had it before but who had had COVID,” Kovarik adds. “And I had multiple patients like this, and it was happening in more of my patients.”
Dr. Amesh Adalja, a senior scholar with the Johns Hopkins Center for Health Security, agrees.
“This is not a surprising finding as SARS-CoV-2 is known to cause immune dysfunction and physiologic stress,” Adalja says. “Physiologic stress and dysregulated immune function are known factors” in shingles outbreaks.
Are you at risk?
Nearly all adults over age 50 have had chicken pox, and therefore are at risk for developing shingles, Bhavsar said.
For this study, Bhavsar and his colleagues compared medical data from nearly 400,000 COVID patients 50 and older with more than 1.5 million people who never contracted COVID.
No one in either group had been vaccinated against either COVID or shingles.
The researchers found an elevated risk of shingles among COVID patients that persists for at least six months after their illness.
Because people vaccinated against shingles were excluded from the study, it’s not known whether the shingles vaccine could limit or eliminate this risk from COVID, Bhavsar notes.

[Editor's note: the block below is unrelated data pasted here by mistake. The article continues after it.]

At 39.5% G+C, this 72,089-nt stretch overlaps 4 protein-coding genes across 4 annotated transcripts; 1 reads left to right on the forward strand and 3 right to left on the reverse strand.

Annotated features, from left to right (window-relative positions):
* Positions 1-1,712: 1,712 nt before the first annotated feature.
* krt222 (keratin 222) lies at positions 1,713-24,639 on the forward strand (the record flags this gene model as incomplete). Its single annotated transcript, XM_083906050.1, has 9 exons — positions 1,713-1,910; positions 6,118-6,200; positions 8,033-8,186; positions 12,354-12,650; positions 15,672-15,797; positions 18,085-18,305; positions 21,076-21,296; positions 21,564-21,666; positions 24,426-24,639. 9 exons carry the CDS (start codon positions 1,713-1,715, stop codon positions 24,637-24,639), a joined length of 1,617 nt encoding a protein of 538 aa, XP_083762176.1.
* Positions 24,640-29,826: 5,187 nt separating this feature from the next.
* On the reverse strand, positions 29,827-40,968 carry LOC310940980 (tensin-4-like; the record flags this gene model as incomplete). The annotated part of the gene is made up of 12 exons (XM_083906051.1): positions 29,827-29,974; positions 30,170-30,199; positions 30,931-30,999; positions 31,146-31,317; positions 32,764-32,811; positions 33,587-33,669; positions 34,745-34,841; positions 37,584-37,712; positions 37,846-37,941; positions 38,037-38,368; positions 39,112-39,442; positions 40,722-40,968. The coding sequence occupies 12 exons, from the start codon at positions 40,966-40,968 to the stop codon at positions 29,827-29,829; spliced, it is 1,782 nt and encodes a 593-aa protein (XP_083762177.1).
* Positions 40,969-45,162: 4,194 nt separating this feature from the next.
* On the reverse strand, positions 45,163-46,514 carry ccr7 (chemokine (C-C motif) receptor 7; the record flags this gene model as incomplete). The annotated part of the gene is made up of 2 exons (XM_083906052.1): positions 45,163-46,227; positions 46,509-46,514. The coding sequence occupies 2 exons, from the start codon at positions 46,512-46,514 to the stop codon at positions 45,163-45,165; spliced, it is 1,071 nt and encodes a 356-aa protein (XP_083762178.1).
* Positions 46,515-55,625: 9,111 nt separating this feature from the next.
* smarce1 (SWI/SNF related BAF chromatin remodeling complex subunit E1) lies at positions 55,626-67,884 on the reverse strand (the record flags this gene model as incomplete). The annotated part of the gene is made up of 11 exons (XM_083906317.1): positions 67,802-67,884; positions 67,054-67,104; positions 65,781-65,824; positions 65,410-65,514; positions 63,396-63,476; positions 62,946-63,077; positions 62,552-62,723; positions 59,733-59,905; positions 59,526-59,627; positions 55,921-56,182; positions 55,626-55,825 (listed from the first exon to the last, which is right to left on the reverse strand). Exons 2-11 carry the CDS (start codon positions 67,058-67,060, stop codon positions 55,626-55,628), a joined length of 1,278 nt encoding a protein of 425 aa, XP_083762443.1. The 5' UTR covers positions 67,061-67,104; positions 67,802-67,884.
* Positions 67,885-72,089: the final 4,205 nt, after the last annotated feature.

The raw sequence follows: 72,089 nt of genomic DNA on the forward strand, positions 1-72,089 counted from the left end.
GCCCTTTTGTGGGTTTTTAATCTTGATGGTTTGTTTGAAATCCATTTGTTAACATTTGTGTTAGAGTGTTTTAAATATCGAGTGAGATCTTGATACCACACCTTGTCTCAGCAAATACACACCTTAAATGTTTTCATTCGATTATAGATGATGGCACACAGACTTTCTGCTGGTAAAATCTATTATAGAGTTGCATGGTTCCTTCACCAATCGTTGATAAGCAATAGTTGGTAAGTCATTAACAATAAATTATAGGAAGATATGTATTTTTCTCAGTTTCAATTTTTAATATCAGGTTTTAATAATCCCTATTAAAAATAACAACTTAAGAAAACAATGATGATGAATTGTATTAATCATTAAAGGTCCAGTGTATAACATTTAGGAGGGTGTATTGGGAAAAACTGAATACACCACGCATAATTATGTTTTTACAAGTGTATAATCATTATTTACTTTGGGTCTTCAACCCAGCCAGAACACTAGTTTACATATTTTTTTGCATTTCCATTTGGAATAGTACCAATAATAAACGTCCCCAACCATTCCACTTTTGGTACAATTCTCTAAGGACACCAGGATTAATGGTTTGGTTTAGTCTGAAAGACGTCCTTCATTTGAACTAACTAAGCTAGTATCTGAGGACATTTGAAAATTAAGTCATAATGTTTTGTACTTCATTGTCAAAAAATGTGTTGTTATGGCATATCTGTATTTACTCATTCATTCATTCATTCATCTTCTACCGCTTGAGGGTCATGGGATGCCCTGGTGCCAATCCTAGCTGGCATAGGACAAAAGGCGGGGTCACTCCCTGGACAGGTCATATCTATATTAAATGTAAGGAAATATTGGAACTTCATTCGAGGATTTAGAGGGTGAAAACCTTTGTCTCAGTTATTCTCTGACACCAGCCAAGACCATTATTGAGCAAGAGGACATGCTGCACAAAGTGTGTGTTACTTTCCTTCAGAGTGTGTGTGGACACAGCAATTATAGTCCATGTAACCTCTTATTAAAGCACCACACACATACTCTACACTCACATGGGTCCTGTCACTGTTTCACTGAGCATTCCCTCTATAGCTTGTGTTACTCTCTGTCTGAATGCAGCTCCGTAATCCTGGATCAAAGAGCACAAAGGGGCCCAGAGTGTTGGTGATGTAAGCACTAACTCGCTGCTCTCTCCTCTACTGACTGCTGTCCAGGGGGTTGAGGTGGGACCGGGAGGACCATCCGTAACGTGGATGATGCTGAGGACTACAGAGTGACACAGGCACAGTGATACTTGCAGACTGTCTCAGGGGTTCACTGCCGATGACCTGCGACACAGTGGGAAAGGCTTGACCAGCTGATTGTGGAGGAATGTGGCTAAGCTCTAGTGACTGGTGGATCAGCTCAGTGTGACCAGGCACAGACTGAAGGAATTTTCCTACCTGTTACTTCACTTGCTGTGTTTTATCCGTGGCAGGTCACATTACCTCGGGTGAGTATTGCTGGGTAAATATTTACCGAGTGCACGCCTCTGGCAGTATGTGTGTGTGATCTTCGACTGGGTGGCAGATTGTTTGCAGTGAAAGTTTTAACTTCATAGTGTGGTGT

Kovarik is concerned that a severe COVID infection might overcome the immunity conferred by the shingles vaccine, particularly in people with weakened immune systems.
“The shingles vaccine is just a stronger dose of the chicken pox vaccine, trying to rev up your immune cells and show them the virus so you can have some immune activity against that virus,” Kovarik says. “People who have some immune problems, maybe they’re not mounting as good of an immune reaction to the vaccine, or the COVID is so strong it can overwhelm your immune response to the shingles.”
How to protect yourself
Folks who are worried about getting shingles should consider getting both the COVID and shingles vaccines, Kovarik suggests.
“The numbers have shown that the COVID vaccine helps prevent hospitalizations and deaths, so getting a COVID vaccine should prevent a severe case, which would hopefully prevent [shingles] in those patients,” Kovarik concludes.